G-Mac finds 2010 a tough act to follow

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Graeme McDowell now knows first-hand how tough it can be to follow up on a dream season.

Graeme McDowell now knows first-hand how tough it can be to follow up on a dream season.

2010 came somewhat out of the blue for the Northern Irishman. A talented player who had never really shown his full potential, he suddenly caught fire that year, winning his first major, the US Open at Pebble Beach, and following it up by holing the decisive victory putt in the Ryder Cup at Celtic Manor only a few months later.

As if that wasn’t enough, he traveled to California at the end of the year for the Chevron World Challenge, where two birdies right at the death on Sunday saw him take the title away from a desperate-to-win Tiger Woods – the first time that had ever happened.

It completely changed the game for McDowell, who suddenly became one of golf’s hottest stars, and expectations were running high that he would be able to repeat the success in 2011.

Unfortunately, by the standards set the year before, this season has been a disappointing one, and McDowell now admits that following up those successes ending up being much harder than he’d imagined.

“No doubt the expectation levels were cranked up,” he told the Associated Press. “I played like a man who wanted it really, really badly. And you can’t want it so badly that you get in your own way.

“Last year, everything went right. This year, everything went wrong.”

Asked what he’d learned from the experience, he said: “That your own expectations are dangerous. The good times in golf and bad times in golf are so different. As golfers, we’re unbelievably good at berating ourselves when things go wrong. We’re not so good at giving ourselves credit when things go right. And there’s something to be learned there.”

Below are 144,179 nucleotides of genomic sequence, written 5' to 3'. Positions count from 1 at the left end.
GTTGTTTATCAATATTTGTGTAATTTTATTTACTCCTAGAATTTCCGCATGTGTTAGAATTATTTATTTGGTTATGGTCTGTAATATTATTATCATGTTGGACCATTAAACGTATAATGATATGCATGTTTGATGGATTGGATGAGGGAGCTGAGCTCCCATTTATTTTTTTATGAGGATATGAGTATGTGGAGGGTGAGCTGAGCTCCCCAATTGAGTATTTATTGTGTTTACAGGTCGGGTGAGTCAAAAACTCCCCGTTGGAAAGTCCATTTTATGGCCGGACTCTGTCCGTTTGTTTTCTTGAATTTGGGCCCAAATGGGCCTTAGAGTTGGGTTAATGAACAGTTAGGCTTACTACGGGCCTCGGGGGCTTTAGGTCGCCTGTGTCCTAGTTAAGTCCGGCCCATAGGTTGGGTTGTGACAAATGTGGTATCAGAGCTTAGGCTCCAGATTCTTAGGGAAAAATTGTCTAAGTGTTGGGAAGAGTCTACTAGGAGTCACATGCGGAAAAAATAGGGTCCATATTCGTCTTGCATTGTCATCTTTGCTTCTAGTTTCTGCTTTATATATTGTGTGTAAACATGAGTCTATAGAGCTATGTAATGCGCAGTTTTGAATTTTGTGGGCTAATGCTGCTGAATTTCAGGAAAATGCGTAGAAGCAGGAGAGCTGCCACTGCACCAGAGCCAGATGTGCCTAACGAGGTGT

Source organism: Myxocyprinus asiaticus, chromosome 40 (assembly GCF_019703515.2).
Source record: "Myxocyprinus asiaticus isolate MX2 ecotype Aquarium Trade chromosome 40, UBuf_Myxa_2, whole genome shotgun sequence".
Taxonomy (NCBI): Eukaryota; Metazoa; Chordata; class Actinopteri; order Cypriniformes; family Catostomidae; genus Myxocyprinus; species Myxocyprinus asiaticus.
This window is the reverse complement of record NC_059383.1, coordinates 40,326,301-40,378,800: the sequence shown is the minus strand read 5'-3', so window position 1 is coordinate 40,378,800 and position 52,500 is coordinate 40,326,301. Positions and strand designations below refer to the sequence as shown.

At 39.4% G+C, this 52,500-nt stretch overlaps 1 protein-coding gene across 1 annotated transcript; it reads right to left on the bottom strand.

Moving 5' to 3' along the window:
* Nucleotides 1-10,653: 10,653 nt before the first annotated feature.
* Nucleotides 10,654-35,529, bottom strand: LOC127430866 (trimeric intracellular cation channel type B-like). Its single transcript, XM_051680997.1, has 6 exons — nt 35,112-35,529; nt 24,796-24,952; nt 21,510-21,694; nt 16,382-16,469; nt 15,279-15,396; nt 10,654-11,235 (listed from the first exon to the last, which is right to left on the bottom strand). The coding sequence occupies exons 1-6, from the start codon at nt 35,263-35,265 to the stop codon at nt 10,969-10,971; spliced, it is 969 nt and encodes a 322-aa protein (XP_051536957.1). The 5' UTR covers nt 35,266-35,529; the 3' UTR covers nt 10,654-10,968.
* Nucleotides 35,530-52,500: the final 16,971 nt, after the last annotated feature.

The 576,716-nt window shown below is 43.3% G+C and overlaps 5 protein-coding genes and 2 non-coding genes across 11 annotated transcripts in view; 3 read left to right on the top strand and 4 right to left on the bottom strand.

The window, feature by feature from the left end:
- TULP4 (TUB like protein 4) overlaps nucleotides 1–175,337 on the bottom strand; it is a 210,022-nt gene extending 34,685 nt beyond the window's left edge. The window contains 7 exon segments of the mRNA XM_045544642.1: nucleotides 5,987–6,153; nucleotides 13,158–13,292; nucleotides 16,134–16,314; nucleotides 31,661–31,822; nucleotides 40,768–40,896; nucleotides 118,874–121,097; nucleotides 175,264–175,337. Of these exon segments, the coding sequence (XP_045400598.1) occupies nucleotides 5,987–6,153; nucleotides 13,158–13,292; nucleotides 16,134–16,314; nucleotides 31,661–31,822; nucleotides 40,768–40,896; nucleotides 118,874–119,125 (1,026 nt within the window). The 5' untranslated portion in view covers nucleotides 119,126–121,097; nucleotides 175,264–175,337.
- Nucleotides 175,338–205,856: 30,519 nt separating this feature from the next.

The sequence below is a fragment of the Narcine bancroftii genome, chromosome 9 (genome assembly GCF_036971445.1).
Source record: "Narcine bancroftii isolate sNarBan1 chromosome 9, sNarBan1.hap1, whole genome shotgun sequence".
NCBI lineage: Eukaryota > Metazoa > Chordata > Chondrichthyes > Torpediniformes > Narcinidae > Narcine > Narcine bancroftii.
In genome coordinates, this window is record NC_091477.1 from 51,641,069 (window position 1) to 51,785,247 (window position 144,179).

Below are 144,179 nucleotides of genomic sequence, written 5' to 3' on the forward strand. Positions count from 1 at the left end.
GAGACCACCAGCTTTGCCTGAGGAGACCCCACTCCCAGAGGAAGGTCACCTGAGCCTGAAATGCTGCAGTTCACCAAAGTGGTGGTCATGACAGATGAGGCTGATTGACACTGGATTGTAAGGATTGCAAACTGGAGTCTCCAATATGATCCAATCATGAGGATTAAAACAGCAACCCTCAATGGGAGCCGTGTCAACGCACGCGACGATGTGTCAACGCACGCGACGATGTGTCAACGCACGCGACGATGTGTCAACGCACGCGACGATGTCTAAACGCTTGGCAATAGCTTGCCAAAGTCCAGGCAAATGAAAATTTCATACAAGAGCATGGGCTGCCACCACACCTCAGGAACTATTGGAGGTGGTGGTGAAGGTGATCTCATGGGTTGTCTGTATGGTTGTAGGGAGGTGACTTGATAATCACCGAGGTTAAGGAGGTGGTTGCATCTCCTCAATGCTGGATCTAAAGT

McDowell certainly didn’t have a horrendous year – seven top-10 finishes meant he still earned enough points to keep him in 13th spot, a more than respectable world ranking.

But by the standards set in 2010, it was a fairly poor return.

“I probably earned enough world-ranking points for a top 50 or 35 player. In the past, that would have been a great season for me,” he said. “All of a sudden, it’s not a great season for me. It’s a huge disappointment. Have I really changed that much in a couple of years? It’s the perception of what’s good.

“I started experiencing great highs, and all of a sudden I needed so much more of it. When the game wasn’t giving me them as readily, I was getting frustrated with myself. I went into the year promising I wouldn’t make these mistakes. Even though I knew the pitfalls, I couldn’t stop from falling in them.”

Perhaps the lessons learned from the experience will stand him in good stead in the future, and bring some much needed perspective.

“The biggest thing I learned this year was to never take anything for granted,” McDowell said. “And to realize that expectation levels are dangerous.”

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